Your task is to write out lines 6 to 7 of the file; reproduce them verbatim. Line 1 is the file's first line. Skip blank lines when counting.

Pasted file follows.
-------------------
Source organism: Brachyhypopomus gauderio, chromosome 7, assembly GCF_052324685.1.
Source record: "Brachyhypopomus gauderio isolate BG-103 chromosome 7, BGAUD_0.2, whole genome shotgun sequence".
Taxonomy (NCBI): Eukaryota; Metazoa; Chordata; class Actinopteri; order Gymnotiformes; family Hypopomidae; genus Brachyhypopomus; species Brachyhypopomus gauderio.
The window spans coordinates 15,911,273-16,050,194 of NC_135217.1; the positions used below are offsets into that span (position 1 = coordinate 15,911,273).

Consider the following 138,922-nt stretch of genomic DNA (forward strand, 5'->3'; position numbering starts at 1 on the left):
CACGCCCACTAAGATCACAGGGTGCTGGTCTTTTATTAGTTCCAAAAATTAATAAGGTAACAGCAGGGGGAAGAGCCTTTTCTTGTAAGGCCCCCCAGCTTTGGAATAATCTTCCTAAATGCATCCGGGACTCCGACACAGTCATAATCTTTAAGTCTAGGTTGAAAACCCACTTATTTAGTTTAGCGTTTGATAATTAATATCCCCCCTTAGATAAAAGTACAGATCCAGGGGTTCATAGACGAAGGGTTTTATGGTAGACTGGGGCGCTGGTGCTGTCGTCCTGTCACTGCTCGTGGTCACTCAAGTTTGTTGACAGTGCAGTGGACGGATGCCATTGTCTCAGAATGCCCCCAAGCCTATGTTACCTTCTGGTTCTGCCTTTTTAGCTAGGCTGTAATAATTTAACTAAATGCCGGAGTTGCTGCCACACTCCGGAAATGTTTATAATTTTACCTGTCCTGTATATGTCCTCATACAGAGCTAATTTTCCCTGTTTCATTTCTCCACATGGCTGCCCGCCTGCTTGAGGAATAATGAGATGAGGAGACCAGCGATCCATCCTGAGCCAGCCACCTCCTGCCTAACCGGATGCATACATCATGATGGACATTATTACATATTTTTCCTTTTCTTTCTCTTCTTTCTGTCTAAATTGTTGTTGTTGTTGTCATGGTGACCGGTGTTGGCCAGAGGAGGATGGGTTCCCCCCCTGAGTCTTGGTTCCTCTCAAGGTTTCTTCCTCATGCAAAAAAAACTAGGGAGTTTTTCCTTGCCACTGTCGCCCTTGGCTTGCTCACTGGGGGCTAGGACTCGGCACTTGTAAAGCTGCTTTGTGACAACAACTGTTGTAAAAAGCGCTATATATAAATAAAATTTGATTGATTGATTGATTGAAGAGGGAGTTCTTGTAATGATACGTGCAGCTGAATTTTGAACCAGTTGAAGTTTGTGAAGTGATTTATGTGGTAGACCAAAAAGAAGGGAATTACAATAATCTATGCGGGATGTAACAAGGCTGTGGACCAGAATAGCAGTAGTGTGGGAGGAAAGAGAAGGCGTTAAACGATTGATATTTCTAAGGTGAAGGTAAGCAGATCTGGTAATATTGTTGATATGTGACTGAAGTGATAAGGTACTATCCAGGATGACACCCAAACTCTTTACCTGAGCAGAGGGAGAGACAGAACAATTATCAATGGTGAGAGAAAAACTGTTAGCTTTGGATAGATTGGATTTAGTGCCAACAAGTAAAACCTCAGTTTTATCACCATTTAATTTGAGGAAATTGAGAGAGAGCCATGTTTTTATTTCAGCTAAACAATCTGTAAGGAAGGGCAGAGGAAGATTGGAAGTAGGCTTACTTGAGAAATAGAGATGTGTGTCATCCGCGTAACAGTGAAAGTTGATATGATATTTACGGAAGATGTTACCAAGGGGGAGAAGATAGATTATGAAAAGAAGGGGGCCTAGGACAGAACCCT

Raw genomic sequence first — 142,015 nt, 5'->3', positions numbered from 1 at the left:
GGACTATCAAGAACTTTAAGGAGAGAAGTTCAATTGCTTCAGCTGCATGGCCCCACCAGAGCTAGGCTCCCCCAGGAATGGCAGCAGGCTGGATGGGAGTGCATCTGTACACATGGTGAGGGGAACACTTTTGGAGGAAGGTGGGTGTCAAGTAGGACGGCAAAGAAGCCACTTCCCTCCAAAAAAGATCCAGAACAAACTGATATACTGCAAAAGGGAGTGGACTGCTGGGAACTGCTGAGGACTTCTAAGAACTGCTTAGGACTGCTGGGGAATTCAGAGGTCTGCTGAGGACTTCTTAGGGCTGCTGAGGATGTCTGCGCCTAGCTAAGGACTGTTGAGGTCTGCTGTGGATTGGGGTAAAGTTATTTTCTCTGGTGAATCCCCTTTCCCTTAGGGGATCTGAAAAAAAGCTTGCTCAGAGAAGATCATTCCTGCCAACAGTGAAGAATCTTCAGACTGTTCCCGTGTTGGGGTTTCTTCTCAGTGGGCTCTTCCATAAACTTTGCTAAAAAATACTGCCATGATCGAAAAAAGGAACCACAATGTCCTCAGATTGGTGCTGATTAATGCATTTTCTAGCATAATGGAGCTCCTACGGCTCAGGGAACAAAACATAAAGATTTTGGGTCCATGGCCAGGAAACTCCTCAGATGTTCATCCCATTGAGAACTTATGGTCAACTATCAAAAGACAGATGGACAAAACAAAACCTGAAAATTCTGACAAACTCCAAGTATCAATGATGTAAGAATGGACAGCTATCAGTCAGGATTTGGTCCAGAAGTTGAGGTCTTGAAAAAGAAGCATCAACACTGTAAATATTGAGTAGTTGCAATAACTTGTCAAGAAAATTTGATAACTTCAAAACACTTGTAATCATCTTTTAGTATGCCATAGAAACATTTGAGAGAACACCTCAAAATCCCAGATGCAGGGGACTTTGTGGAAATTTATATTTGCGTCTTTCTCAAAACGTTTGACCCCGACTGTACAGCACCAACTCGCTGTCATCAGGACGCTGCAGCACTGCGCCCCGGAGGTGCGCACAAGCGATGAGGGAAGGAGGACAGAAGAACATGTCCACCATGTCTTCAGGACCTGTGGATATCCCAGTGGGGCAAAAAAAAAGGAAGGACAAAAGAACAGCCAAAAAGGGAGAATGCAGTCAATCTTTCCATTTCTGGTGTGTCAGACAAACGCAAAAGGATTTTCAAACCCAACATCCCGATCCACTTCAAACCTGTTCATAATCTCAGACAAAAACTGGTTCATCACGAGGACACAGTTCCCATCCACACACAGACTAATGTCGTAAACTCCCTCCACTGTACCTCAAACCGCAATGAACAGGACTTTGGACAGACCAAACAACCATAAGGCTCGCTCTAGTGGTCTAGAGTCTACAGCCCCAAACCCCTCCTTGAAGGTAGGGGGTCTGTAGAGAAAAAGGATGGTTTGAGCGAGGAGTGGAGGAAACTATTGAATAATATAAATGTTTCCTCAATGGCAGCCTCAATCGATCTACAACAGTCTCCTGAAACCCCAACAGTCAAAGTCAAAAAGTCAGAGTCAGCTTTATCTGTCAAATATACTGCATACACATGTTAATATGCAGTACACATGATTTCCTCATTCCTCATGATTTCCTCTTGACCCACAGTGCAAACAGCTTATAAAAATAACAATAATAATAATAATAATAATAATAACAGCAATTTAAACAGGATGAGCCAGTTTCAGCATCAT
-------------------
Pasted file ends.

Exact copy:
CACGCCCACTAAGATCACAGGGTGCTGGTCTTTTATTAGTTCCAAAAATTAATAAGGTAACAGCAGGGGGAAGAGCCTTTTCTTGTAAGGCCCCCCAGCTTTGGAATAATCTTCCTAAATGCATCCGGGACTCCGACACAGTCATAATCTTTAAGTCTAGGTTGAAAACCCACTTATTTAGTTTAGCGTTTGATAATTAATATCCCCCCTTAGATAAAAGTACAGATCCAGGGGTTCATAGACGAAGGGTTTTATGGTAGACTGGGGCGCTGGTGCTGTCGTCCTGTCACTGCTCGTGGTCACTCAAGTTTGTTGACAGTGCAGTGGACGGATGCCATTGTCTCAGAATGCCCCCAAGCCTATGTTACCTTCTGGTTCTGCCTTTTTAGCTAGGCTGTAATAATTTAACTAAATGCCGGAGTTGCTGCCACACTCCGGAAATGTTTATAATTTTACCTGTCCTGTATATGTCCTCATACAGAGCTAATTTTCCCTGTTTCATTTCTCCACATGGCTGCCCGCCTGCTTGAGGAATAATGAGATGAGGAGACCAGCGATCCATCCTGAGCCAGCCACCTCCTGCCTAACCGGATGCATACATCATGATGGACATTATTACATATTTTTCCTTTTCTTTCTCTTCTTTCTGTCTAAATTGTTGTTGTTGTTGTCATGGTGACCGGTGTTGGCCAGAGGAGGATGGGTTCCCCCCCTGAGTCTTGGTTCCTCTCAAGGTTTCTTCCTCATGCAAAAAAAACTAGGGAGTTTTTCCTTGCCACTGTCGCCCTTGGCTTGCTCACTGGGGGCTAGGACTCGGCACTTGTAAAGCTGCTTTGTGACAACAACTGTTGTAAAAAGCGCTATATATAAATAAAATTTGATTGATTGATTGATTGAAGAGGGAGTTCTTGTAATGATACGTGCAGCTGAATTTTGAACCAGTTGAAGTTTGTGAAGTGATTTATGTGGTAGACCAAAAAGAAGGGAATTACAATAATCTATGCGGGATGTAACAAGGCTGTGGACCAGAATAGCAGTAGTGTGGGAGGAAAGAGAAGGCGTTAAACGATTGATATTTCTAAGGTGAAGGTAAGCAGATCTGGTAATATTGTTGATATGTGACTGAAGTGATAAGGTACTATCCAGGATGACACCCAAACTCTTTACCTGAGCAGAGGGAGAGACAGAACAATTATCAATGGTGAGAGAAAAACTGTTAGCTTTGGATAGATTGGATTTAGTGCCAACAAGTAAAACCTCAGTTTTATCACCATTTAATTTGAGGAAATTGAGAGAGAGCCATGTTTTTATTTCAGCTAAACAATCTGTAAGGAAGGGCAGAGGAAGATTGGAAGTAGGCTTACTTGAGAAATAGAGATGTGTGTCATCCGCGTAACAGTGAAAGTTGATATGATATTTACGGAAGATGTTACCAAGGGGGAGAAGATAGATTATGAAAAGAAGGGGGCCTAGGACAGAACCCT

Raw genomic sequence first — 142,015 nt, 5'->3', positions numbered from 1 at the left: